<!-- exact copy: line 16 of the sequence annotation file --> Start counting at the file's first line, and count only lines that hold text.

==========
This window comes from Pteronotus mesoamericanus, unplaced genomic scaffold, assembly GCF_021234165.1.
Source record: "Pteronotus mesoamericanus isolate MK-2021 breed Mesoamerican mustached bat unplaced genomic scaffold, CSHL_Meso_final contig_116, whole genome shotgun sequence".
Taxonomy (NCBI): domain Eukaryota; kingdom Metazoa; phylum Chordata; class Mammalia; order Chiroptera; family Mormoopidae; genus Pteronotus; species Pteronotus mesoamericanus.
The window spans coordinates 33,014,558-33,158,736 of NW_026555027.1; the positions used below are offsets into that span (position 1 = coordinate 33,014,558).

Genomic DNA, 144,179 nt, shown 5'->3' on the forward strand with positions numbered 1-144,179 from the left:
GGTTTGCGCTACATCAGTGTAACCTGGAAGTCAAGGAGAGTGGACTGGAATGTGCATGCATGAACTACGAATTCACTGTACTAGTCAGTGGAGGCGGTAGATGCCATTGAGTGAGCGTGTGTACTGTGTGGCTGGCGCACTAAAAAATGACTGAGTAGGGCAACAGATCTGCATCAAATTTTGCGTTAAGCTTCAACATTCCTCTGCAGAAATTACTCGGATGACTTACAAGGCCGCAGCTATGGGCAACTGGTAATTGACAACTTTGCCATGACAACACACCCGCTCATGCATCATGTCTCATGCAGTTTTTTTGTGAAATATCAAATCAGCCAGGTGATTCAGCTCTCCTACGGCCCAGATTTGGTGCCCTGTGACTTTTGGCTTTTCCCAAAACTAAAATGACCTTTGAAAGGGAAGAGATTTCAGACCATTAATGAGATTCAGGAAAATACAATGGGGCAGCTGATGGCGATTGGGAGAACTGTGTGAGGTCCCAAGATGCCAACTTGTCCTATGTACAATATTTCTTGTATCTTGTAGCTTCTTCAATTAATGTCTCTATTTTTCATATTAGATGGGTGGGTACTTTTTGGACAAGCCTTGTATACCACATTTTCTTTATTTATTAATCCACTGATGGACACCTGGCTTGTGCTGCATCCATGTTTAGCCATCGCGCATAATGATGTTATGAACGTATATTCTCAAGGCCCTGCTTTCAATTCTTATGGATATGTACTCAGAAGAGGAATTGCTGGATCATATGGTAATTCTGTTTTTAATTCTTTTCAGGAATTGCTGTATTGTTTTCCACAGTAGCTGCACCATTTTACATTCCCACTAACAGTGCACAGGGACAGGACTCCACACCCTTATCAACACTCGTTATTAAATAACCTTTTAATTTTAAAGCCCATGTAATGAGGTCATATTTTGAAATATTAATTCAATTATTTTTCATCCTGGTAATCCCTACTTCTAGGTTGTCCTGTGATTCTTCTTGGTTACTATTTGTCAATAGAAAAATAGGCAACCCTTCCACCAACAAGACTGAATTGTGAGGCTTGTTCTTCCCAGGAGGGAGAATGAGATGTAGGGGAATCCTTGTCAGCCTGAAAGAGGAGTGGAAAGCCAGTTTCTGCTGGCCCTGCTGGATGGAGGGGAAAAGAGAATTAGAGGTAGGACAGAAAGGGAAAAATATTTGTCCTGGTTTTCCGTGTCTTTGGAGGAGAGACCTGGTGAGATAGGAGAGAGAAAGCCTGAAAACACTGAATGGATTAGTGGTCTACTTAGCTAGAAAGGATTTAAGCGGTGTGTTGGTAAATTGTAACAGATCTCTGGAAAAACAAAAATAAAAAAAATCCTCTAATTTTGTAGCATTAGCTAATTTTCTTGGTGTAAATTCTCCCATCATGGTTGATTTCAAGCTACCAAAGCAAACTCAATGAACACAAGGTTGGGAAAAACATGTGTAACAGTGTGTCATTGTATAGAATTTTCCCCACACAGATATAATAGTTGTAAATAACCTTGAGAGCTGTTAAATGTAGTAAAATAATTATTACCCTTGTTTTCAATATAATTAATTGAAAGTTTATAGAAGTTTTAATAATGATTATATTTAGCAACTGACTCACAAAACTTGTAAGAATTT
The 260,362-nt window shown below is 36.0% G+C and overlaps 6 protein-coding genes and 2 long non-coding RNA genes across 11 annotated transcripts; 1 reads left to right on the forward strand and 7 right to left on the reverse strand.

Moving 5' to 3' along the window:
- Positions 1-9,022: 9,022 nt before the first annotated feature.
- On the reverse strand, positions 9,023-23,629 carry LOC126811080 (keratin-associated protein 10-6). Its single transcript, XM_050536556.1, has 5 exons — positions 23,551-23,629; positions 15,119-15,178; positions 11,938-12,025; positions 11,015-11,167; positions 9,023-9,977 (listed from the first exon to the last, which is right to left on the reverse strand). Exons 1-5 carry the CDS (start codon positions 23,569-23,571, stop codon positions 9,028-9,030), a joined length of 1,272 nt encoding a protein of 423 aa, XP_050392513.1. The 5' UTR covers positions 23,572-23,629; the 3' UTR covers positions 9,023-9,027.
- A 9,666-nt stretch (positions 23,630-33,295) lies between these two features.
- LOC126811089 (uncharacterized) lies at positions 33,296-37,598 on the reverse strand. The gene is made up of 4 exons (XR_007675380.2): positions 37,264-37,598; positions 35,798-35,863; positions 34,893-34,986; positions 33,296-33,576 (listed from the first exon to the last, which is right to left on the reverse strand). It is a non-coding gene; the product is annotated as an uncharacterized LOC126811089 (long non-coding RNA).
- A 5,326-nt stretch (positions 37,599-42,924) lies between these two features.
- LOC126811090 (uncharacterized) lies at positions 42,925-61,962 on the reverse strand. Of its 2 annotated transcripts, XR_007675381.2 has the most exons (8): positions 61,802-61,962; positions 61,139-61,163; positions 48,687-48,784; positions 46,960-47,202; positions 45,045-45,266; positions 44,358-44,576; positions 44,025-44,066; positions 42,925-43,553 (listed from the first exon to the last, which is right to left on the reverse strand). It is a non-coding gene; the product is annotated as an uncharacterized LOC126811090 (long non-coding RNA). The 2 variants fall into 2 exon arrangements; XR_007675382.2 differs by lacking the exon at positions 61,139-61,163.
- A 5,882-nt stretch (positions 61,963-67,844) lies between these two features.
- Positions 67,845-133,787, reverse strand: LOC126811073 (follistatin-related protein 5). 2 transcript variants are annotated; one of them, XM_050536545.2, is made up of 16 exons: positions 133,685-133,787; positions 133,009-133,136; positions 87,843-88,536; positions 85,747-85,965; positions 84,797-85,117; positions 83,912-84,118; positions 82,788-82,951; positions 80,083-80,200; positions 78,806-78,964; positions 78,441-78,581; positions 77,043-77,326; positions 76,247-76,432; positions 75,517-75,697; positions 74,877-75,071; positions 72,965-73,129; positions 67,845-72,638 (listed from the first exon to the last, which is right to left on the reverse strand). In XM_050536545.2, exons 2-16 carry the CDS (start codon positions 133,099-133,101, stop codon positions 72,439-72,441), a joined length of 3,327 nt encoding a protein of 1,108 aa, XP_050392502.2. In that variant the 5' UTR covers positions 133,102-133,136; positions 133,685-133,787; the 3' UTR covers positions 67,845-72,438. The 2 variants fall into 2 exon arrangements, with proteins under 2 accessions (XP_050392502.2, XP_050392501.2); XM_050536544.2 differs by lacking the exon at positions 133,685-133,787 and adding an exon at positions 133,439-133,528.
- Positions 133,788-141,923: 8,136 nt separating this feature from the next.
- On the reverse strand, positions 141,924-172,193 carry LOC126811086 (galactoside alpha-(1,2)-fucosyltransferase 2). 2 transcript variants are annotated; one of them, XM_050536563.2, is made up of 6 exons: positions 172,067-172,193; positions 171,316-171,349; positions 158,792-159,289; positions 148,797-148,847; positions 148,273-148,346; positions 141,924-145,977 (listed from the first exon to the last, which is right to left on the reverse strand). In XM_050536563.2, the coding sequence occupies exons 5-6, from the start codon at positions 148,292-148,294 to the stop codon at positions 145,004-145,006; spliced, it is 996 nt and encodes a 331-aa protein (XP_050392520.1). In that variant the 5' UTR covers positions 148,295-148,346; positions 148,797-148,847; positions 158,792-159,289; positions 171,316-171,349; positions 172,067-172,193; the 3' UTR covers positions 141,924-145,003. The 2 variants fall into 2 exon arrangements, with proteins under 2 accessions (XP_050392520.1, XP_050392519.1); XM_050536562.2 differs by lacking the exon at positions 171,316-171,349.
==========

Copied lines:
- Positions 67,845-133,787, reverse strand: LOC126811073 (follistatin-related protein 5). 2 transcript variants are annotated; one of them, XM_050536545.2, is made up of 16 exons: positions 133,685-133,787; positions 133,009-133,136; positions 87,843-88,536; positions 85,747-85,965; positions 84,797-85,117; positions 83,912-84,118; positions 82,788-82,951; positions 80,083-80,200; positions 78,806-78,964; positions 78,441-78,581; positions 77,043-77,326; positions 76,247-76,432; positions 75,517-75,697; positions 74,877-75,071; positions 72,965-73,129; positions 67,845-72,638 (listed from the first exon to the last, which is right to left on the reverse strand). In XM_050536545.2, exons 2-16 carry the CDS (start codon positions 133,099-133,101, stop codon positions 72,439-72,441), a joined length of 3,327 nt encoding a protein of 1,108 aa, XP_050392502.2. In that variant the 5' UTR covers positions 133,102-133,136; positions 133,685-133,787; the 3' UTR covers positions 67,845-72,438. The 2 variants fall into 2 exon arrangements, with proteins under 2 accessions (XP_050392502.2, XP_050392501.2); XM_050536544.2 differs by lacking the exon at positions 133,685-133,787 and adding an exon at positions 133,439-133,528.